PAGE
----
About five scandals ago, the Veterans Administration hospital in Phoenix was accused of allowing dozens of patients to die while awaiting medical care. Following this shocking revelation, several other VA hospitals around the nation were found to have falsified treatment data and waiting lists. As care for our sick heroes was deferred and denied, VA administrators gained large bonuses and sterling performance evaluations.
Sharon Helman, director of the Phoenix facility and career VA employee, was placed on administrative leave earlier six months ago. Today, finally, some slight justice was served —Helman was fired.
Before Cantor and Bergdahl, Washington was transfixed by the shocking Veterans Administration scandal. Thankfully, many officials inside and outside of the Beltway continue to investigate the unconscionable mess that left America’s heroes without health care.
FBI Director James Comey confirmed Wednesday that the bureau’s Phoenix branch has opened a criminal investigation of the Veterans Affairs Department, amid mounting calls on Capitol Hill for the Justice Department to get more involved.
Comey confirmed the bureau’s involvement during a hearing before the House Judiciary Committee. Officials previously made clear that federal prosecutors were helping in an inspector general investigation, but the probe by Phoenix FBI agents marks a new phase.
Sitting in the boardroom, a dozen social workers, salesmen and developers were waiting for the Health IT CEO to kick off the meeting. As we rocked in our chairs, my boss — an MSW-cum-Chief Sales Officer — complained about his “black sheep” cousin who was shaming the family name.
“The rest of us went to college but he’s stuck in the Army,” he said.
Another lifetime ago, those five words were spoken to me in a VA hospital in New Orleans. Another typical civil service, morbidly obese nurse biding her time until retirement. The patient was a WW1 vet (who’d been gassed, etc.) and he needed to have his bladder catheterized. I wrote the order that was countersigned by a resident but it didn’t happen.
A few hours later I returned. I asked about it and was told,”Do it yourself, white boy!” So I did, although I fumbled my way through the procedure since his 90-year-old prostate was the size of Delaware. He’d been hurting for hours while this lady did her very minimal job as well as her nails.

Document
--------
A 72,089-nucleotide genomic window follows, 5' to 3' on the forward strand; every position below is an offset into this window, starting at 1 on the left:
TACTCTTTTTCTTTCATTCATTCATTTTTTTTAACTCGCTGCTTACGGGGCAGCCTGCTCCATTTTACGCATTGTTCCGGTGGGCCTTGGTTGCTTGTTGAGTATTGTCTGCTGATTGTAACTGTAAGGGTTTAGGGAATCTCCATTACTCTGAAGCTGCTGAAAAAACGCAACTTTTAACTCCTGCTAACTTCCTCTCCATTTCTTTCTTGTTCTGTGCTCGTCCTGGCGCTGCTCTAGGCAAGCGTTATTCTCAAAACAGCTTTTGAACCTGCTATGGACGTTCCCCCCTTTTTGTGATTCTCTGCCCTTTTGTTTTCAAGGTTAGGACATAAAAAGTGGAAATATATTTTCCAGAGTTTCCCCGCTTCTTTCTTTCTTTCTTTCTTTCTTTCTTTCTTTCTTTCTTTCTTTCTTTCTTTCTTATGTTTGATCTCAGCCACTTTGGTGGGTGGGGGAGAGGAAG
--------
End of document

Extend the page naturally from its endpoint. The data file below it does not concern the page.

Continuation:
Now let’s go to an actual VA doc who, when he resigned after a couple of years, was told by his boss that he was the worst employee ever. Funny thing, that doc was as bright, compassionate and motivated as any I’ve ever met. But being the “worst” actually meant he busted his bottom and refused to give in to the slothy culture which permeates ALL civil service life. Holding a meeting and resolving to eventually do something positive but never doing it was the norm. This “worst employee ever” could not deal with the rampant laziness and dysfunction. Having spent plenty of time in four VA hospitals, I can say this is epidemic.
Think about it – who did a good job in uncovering the VA scandal? Not the media, who came very late to the party. Not the top leadership of the administration or the VA. It was the Inspector General/OIG. And doesn’t that make sense, from a conservative perspective? We believe that government structures need checks […]
In one of my books, I wrote about the Veterans Administration’s active and deliberate assault on religious freedom, using our veterans as pawns in that effort. In summary form, here’s what I wrote about the VA’s misbehavior in that arena. At funeral ceremonies in our National Cemeteries, VA management attempted to dictate the permissible content […]
You have to understand Obama-speak to navigate this Age of Lies and Incompetence. If Obama ends a pronouncement with “…period.” that is a negation of whatever came before. It’s kind of like the old slang of verbalizing sacasm by appending “not” to the end of a statement. But “…period” is especially popular with the Great […]
In the intro to the flagship podcast, we hear Richard Nixon’s famous “I am not a crook” denial, followed by Chris Christie’s “I am not a bully.” These are great examples of how sharing the contents of a politician’s heart can leave voters with the exact opposite of the desired impression. In the immortal words […]